HMS Curacoa (D 41)
Light cruiser of the Ceres class
|Navy||The Royal Navy|
|Built by||Pembroke Dockyard (Pembroke, Wales): Harland & Wolff (Belfast, Northern Ireland)|
|Laid down||Jul 1916|
|Launched||5 May 1917|
|Commissioned||18 Feb 1918|
|Lost||2 Oct 1942|
|Loss position||55.50N, 08.38W|
HMS Curacoa was rearmed as an Anti-Aircraft cruiser from August 1939 until April 1940.
HMS Curacoa was engaged in convoy escort duties with the Queen Mary. While both ships were zigzagging, the Curacoa (Capt. John Wilfred Boutwood, RN, survivor) crossed the Queen Mary's bow with insufficent clearance. The Queen Mary knifed into her at a speed of 28 knots, cutting the Curacoa in two. Separated by about 100 yards, she sank instantly with 338 casualties in position 55º50'N, 08º38'W. The Queen Mary did not falter or slow down, despite the fact of a 40 foot gash in her bow, for fear of German submarines. The convoy behind picked up 26 survivors.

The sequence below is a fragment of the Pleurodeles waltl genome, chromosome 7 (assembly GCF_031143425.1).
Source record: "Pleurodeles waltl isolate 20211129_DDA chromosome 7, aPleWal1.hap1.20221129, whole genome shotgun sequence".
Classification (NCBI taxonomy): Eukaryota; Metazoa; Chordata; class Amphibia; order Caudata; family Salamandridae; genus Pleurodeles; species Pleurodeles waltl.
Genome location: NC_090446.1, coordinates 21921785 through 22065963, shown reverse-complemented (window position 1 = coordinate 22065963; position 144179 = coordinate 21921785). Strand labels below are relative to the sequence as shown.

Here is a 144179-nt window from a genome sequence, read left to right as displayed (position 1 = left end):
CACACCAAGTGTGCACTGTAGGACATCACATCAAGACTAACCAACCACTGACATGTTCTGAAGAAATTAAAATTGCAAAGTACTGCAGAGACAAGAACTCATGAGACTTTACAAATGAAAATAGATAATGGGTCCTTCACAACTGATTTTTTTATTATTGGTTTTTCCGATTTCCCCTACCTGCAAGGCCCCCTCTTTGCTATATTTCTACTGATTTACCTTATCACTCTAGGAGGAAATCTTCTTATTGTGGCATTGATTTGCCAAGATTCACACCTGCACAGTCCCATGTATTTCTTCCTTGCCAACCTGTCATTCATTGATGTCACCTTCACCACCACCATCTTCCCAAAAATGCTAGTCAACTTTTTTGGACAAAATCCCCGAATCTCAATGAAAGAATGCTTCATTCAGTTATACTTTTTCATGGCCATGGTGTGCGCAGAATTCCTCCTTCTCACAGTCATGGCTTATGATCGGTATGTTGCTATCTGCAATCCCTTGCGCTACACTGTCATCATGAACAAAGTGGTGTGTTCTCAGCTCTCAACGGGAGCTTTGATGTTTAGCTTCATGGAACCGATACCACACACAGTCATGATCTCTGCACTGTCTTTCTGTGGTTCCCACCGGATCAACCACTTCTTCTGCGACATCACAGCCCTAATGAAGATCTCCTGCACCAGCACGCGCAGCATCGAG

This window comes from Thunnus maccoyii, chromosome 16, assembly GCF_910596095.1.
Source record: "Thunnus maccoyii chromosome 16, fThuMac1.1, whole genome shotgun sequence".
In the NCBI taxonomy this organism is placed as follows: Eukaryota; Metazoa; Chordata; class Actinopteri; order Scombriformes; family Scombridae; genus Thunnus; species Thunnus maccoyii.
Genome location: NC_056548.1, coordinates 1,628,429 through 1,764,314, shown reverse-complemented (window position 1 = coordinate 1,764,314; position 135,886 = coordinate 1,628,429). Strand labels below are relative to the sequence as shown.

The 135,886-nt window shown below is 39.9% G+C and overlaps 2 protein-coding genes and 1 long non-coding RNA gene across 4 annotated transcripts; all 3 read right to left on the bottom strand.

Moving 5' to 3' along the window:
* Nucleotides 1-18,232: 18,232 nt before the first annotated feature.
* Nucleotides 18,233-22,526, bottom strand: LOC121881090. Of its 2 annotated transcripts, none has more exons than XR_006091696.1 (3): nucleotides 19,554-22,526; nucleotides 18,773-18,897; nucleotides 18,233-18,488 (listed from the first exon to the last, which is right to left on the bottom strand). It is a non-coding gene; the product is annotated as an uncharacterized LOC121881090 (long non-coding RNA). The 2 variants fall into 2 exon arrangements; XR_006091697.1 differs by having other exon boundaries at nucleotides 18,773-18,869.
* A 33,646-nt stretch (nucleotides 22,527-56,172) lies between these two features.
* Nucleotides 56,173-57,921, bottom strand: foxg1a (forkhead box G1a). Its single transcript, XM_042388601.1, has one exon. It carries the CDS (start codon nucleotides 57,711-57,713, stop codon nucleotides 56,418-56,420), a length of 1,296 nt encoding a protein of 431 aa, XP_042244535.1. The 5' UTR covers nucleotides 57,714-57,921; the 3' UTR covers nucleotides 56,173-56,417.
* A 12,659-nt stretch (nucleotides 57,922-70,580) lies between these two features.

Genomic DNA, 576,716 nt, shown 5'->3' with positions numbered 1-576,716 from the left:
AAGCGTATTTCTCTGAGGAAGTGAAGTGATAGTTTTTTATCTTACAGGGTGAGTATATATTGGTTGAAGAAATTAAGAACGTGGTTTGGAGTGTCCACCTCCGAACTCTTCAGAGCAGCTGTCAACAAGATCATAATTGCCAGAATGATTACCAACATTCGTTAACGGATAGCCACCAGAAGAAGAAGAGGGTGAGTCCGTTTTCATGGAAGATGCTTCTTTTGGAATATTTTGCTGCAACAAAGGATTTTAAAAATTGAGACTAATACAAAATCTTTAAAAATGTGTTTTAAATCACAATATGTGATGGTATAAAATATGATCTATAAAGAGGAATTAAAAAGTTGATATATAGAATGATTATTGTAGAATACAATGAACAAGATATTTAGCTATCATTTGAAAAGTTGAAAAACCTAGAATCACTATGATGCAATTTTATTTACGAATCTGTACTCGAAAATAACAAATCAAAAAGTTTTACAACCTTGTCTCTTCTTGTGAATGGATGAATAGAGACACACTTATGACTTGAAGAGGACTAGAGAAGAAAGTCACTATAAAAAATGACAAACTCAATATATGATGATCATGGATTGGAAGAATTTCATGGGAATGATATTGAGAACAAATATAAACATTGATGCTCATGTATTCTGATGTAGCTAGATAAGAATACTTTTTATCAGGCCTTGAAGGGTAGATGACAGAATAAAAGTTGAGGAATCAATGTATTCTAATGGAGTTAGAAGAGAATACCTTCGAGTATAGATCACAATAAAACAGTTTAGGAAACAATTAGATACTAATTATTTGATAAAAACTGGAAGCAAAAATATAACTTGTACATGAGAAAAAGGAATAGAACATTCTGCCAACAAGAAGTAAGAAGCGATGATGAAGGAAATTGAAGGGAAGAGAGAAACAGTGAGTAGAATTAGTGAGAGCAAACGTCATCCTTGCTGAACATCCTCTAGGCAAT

Commands listed for HMS Curacoa (D 41)
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|1||Capt. Edward Arthur Aylmer, DSC, RN||5 Dec 1939||10 Aug 1940|
|2||Capt. Cecil Charles Hughes-Hallett, RN||10 Aug 1940||20 Feb 1942|
|3||Capt. Stuart Henry Paton, RN||20 Feb 1942||13 Jun 1942|
|4||Capt. John Wilfrid Boutwood, RN||13 Jun 1942||2 Oct 1942|
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Noteable events involving Curacoa include:
24 Apr 1940
After four days serving as AA protection off Aldansnes, Norway HMS Curacoa (Capt. E.A. Aylmer, DSC, RN) is seriously damaged by bombs from German aircraft. Repairs lasted into August.